INDIANAPOLIS -There are no ifs, ands or doubts for Jake Butt about his decision to return to the University of Michigan for the 2016 season.
If Butt could do it over, he'd do just that – do it over. He has no second thoughts about continuing his career for another year at Michigan, or for playing in the Orange Bowl, even though he sustained a torn knee ligament that is likely to affect his status in this year's draft.
Butt has a deep sense of pride of being one of the leaders in the wave of Michigan players who are participating in this year's Combine. Michigan has 14 players here, the most of any school. Butt is enjoying every part of the experience with his teammates, even though he is early in the rehabilitation process on his knee and will not be able to participate in any of the physical drills.
View photos of prospects during Day 3 of the 2017 NFL Combine.
"It's awesome having so many guys out here," Butt said in his media session Friday afternoon. "Even out where I was training (in San Diego) there were seven of us.
"To have 14 out here, that just speaks to the hard work this team has put in over the last three or four years."
It's not hard to understand why a young football player would want to extended his career to the fullest at Ann Arbor these days. Under Jim Harbaugh's two seasons as head coach, Michigan has risen from a program that banked on its history to one that has become a power of the present.
Harbaugh's high energy and willingness to push the limits to the breaking point – and sometimes beyond – in selling Michigan's program may grate on his competitors, but there's no denying the results he has gotten on and off the field.
Michigan has had 10-3 won-loss records both seasons. There is still work to do. Under Harbaugh, Michigan has yet to beat Ohio State or reach the NCAA championship game, but it has become a major brand in all of sports, not just college football.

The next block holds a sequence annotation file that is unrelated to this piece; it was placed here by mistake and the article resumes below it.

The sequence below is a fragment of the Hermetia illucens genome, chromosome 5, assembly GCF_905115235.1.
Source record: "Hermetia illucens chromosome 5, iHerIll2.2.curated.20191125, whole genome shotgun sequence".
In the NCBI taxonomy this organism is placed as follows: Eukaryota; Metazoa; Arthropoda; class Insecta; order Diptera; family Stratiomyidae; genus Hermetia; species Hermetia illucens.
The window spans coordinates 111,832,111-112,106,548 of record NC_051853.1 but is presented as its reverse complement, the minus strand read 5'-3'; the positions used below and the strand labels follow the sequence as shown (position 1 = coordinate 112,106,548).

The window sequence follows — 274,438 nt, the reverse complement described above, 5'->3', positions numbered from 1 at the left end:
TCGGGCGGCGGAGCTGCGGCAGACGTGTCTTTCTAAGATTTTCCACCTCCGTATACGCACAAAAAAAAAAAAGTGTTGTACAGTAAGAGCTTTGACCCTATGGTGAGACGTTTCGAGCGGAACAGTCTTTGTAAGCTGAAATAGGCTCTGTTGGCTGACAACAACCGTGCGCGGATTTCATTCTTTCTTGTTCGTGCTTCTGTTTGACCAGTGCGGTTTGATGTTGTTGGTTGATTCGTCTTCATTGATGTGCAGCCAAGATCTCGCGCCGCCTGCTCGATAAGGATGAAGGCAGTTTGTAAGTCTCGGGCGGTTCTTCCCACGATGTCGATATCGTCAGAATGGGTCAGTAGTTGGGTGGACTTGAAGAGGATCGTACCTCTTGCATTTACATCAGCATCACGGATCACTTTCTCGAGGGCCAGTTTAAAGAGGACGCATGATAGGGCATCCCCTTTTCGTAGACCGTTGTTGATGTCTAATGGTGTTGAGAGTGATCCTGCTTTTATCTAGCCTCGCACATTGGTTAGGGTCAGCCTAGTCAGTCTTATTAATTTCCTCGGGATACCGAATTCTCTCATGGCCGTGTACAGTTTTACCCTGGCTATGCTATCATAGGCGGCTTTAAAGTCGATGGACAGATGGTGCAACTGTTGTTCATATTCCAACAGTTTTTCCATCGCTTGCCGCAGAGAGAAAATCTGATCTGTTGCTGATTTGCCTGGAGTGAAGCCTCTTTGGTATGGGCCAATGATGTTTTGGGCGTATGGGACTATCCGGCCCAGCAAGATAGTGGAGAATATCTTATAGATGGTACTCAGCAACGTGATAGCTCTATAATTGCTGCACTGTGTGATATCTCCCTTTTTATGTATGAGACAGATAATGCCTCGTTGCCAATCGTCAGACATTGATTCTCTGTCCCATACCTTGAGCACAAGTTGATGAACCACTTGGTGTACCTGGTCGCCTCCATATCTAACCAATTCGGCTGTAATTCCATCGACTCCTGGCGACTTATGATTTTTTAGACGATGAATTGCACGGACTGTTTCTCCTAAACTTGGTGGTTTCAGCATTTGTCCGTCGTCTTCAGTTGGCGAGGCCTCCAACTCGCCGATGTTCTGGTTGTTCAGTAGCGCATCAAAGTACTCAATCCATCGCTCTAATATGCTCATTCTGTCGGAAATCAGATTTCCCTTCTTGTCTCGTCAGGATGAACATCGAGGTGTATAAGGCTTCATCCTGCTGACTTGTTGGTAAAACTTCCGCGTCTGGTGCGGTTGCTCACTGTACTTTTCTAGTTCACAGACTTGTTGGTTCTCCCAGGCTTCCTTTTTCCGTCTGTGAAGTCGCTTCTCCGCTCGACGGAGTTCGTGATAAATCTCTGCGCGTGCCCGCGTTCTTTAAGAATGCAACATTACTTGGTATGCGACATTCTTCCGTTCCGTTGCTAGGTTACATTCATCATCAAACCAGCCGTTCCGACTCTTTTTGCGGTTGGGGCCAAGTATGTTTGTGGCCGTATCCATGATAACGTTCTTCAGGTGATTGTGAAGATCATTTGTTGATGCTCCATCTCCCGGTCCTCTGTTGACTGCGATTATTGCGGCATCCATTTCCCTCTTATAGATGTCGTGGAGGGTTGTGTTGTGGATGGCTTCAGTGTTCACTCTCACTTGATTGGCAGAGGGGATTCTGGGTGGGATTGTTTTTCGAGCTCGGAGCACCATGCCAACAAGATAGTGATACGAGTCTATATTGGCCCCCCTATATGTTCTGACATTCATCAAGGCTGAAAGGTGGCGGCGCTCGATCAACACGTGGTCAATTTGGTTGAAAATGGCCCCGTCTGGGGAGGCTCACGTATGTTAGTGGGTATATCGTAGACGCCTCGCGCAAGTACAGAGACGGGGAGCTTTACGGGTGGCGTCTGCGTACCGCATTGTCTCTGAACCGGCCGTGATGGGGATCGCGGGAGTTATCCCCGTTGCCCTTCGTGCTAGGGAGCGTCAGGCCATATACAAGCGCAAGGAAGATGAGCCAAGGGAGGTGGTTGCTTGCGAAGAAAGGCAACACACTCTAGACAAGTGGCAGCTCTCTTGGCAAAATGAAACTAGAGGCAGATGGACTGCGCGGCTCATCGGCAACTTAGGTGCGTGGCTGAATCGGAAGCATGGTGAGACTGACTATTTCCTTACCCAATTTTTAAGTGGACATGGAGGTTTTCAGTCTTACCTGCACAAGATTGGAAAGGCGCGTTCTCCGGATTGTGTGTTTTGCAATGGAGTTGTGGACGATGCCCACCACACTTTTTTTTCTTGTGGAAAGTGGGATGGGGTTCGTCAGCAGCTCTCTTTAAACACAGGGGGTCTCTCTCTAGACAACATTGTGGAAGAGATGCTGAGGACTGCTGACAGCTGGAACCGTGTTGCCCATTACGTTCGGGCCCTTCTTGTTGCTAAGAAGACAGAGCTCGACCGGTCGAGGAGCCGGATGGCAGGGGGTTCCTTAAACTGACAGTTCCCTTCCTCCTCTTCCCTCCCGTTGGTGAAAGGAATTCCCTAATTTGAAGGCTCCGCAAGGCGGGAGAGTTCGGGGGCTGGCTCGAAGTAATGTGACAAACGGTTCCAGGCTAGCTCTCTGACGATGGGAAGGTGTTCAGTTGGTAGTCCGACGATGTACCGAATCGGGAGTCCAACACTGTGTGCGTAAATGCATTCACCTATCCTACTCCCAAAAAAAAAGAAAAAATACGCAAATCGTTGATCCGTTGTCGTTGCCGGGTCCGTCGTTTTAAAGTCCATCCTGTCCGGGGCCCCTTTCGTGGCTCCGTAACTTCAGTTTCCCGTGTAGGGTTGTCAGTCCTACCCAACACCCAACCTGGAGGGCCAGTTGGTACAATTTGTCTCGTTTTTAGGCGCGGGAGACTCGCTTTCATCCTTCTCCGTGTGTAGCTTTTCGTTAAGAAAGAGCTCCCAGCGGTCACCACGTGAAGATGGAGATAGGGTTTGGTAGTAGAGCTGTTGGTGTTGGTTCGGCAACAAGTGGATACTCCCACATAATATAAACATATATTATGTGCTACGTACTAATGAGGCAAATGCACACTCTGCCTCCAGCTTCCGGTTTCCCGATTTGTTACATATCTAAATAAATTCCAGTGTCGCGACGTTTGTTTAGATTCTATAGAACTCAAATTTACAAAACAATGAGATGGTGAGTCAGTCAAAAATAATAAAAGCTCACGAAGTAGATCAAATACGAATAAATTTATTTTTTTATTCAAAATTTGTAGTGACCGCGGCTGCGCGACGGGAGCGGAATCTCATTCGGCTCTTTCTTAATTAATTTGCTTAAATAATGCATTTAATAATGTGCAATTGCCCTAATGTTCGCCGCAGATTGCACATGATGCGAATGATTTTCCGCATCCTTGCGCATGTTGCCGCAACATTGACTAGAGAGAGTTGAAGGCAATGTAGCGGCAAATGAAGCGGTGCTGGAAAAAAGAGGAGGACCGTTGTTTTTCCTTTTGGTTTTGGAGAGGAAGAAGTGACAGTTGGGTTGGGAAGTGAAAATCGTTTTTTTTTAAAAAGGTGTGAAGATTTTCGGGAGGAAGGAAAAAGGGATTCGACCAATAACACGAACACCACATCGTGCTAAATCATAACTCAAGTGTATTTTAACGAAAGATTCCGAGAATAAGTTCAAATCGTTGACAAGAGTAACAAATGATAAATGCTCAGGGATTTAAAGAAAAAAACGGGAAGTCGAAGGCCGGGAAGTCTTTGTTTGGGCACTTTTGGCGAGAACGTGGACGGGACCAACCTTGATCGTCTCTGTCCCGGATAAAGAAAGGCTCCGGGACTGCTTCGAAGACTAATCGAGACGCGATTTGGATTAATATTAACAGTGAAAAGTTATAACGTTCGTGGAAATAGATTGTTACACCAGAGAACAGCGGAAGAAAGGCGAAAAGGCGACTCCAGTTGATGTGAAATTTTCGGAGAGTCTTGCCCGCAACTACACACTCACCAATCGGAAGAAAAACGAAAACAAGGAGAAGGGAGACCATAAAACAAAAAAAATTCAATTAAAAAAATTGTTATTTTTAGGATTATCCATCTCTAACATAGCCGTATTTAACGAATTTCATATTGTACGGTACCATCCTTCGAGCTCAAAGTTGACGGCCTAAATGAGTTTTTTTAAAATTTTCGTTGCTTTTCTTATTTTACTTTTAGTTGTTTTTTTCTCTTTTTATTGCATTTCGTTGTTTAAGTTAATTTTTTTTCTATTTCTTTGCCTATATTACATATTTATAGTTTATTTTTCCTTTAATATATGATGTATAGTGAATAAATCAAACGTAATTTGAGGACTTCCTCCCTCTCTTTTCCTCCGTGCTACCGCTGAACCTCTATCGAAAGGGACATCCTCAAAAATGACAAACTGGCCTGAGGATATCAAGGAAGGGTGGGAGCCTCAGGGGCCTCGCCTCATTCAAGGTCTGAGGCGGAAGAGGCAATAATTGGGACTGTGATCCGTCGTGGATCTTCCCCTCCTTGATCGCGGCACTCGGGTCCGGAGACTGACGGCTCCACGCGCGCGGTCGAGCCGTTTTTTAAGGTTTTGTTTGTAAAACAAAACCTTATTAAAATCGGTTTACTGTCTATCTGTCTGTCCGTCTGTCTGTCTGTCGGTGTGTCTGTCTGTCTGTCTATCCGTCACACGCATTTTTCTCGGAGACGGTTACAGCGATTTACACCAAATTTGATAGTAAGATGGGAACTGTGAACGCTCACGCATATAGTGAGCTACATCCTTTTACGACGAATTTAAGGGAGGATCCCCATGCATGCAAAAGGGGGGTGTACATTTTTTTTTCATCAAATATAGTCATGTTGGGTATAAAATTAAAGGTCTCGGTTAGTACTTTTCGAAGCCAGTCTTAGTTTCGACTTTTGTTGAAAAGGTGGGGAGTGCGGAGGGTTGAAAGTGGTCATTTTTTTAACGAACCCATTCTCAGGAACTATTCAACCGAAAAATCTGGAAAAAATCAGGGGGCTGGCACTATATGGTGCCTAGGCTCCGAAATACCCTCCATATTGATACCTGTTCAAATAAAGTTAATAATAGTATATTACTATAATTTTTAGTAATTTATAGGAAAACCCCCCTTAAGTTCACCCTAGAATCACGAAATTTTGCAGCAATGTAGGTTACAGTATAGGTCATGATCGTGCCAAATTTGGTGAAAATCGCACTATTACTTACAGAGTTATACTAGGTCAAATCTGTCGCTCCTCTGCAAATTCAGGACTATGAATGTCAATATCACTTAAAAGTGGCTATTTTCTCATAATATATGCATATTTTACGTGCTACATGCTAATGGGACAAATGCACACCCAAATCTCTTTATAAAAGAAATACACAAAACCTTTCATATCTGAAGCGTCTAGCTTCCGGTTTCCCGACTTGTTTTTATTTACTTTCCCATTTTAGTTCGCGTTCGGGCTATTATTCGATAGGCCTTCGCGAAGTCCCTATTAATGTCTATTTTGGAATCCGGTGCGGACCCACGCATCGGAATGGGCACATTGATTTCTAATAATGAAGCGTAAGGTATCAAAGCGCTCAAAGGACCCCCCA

The fact that Michigan leads all schools in the number of Combine invitees is one example of how highly the program is valued by NFL scouts.
That also has been true of the Big Ten in general over the years. Last year Ohio State had 14 players invited to the Combine, and 12 of them were drafted by the NFL. Five Buckeyes were first-round draft picks, including offensive tackle Taylor Decker, taken 16th overall by the Lions.
Two of Michigan's players are almost certain to be first-round draft picks this year – defensive end Taco Charlton and all-purpose defensive back/linebacker Jabrill Peppers. Cornerback Jourdan Lewis is projected as a high second-round pick, with Butt and defensive tackle Chris Wormley projected in the second to third round.
Butt, who was voted a co-captain his senior year, holds Michigan's career records for receptions (135) and receiving yards (1,618) by a tight end.
Those records, being a captain, and the environment he played in the last two years are reasons he has no second thoughts about returning to Michigan for another year.
"Absolutely not," he said. "It was the right decision for me. We had a great year as a team. I improved upon a lot of the things I came back to improve upon. Even playing in the bowl game, I wouldn't change it going back.
"I was a leader on that team. I was a captain. I love that university. It's just the kind of player I am. I would never sit out of a game."
Michigan doesn't have 14 players at the Combine because of its name. They're here because of how they are regarded to play at the next level.
Players from major conferences might get a closer look because of the talent level they competed against – and practice against, too – but that's true of all big schools, not just Michigan.
"I'm a Big Ten guy, so obviously I have a little bit of bias that way right up here in the Midwest, being from Purdue up the road," said Houston Texans GM Rick Smith when asked specifically if teams look more closely at players from schools like Michigan.
"What you're speaking to as much as anything is the level of competition. The level of competition – where a guy is raised, and how he's trained and the competition and what the environment he's used to playing in, it matters.
"It's not the end-all, the be-all. There are certainly numerous and countless examples of players who have come from smaller schools that have not had the benefit of being in the big-time programs that are just as good in terms of playing football as those guys from other programs.
"It's something we look at. But again, it's not anything that's the end-all, be-all to any evaluation."